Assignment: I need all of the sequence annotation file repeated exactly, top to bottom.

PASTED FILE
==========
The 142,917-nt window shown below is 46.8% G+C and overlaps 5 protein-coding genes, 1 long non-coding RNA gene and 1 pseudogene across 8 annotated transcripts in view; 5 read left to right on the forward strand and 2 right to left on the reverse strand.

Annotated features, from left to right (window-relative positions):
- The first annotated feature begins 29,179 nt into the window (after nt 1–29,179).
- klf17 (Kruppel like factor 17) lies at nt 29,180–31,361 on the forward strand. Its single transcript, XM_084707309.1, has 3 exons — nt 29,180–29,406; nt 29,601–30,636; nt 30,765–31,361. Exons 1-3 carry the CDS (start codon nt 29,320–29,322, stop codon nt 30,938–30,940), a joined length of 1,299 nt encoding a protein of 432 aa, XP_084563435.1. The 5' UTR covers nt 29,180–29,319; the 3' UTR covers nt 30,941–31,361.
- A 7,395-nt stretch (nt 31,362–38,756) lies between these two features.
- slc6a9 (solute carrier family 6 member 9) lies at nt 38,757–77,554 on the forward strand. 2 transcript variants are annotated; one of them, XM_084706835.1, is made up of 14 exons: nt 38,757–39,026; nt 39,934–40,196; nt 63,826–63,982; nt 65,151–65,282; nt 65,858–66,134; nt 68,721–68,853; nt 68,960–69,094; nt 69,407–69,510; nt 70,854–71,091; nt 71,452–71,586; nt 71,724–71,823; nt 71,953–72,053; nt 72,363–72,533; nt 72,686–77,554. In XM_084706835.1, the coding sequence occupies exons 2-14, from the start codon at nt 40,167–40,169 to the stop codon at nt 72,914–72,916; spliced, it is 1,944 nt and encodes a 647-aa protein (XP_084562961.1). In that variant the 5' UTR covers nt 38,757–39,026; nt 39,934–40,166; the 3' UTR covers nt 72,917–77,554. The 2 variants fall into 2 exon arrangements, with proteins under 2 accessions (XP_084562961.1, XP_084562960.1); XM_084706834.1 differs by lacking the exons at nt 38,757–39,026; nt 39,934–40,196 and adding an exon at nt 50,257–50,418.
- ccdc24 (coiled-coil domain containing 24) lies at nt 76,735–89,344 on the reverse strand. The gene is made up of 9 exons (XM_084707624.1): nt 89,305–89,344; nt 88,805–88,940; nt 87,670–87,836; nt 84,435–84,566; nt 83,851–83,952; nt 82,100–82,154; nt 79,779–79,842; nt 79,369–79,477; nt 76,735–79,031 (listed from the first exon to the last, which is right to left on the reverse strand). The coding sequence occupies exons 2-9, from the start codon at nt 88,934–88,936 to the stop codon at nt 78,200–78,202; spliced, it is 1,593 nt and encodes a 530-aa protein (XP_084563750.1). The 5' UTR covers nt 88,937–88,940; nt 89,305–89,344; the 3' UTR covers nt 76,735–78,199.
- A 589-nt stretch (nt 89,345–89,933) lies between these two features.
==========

The 142,917-nt window shown below is 46.8% G+C and overlaps 5 protein-coding genes, 1 long non-coding RNA gene and 1 pseudogene across 8 annotated transcripts in view; 5 read left to right on the forward strand and 2 right to left on the reverse strand.

Annotated features, from left to right (window-relative positions):
- The first annotated feature begins 29,179 nt into the window (after nt 1–29,179).
- klf17 (Kruppel like factor 17) lies at nt 29,180–31,361 on the forward strand. Its single transcript, XM_084707309.1, has 3 exons — nt 29,180–29,406; nt 29,601–30,636; nt 30,765–31,361. Exons 1-3 carry the CDS (start codon nt 29,320–29,322, stop codon nt 30,938–30,940), a joined length of 1,299 nt encoding a protein of 432 aa, XP_084563435.1. The 5' UTR covers nt 29,180–29,319; the 3' UTR covers nt 30,941–31,361.
- A 7,395-nt stretch (nt 31,362–38,756) lies between these two features.
- slc6a9 (solute carrier family 6 member 9) lies at nt 38,757–77,554 on the forward strand. 2 transcript variants are annotated; one of them, XM_084706835.1, is made up of 14 exons: nt 38,757–39,026; nt 39,934–40,196; nt 63,826–63,982; nt 65,151–65,282; nt 65,858–66,134; nt 68,721–68,853; nt 68,960–69,094; nt 69,407–69,510; nt 70,854–71,091; nt 71,452–71,586; nt 71,724–71,823; nt 71,953–72,053; nt 72,363–72,533; nt 72,686–77,554. In XM_084706835.1, the coding sequence occupies exons 2-14, from the start codon at nt 40,167–40,169 to the stop codon at nt 72,914–72,916; spliced, it is 1,944 nt and encodes a 647-aa protein (XP_084562961.1). In that variant the 5' UTR covers nt 38,757–39,026; nt 39,934–40,166; the 3' UTR covers nt 72,917–77,554. The 2 variants fall into 2 exon arrangements, with proteins under 2 accessions (XP_084562961.1, XP_084562960.1); XM_084706834.1 differs by lacking the exons at nt 38,757–39,026; nt 39,934–40,196 and adding an exon at nt 50,257–50,418.
- ccdc24 (coiled-coil domain containing 24) lies at nt 76,735–89,344 on the reverse strand. The gene is made up of 9 exons (XM_084707624.1): nt 89,305–89,344; nt 88,805–88,940; nt 87,670–87,836; nt 84,435–84,566; nt 83,851–83,952; nt 82,100–82,154; nt 79,779–79,842; nt 79,369–79,477; nt 76,735–79,031 (listed from the first exon to the last, which is right to left on the reverse strand). The coding sequence occupies exons 2-9, from the start codon at nt 88,934–88,936 to the stop codon at nt 78,200–78,202; spliced, it is 1,593 nt and encodes a 530-aa protein (XP_084563750.1). The 5' UTR covers nt 88,937–88,940; nt 89,305–89,344; the 3' UTR covers nt 76,735–78,199.
- A 589-nt stretch (nt 89,345–89,933) lies between these two features.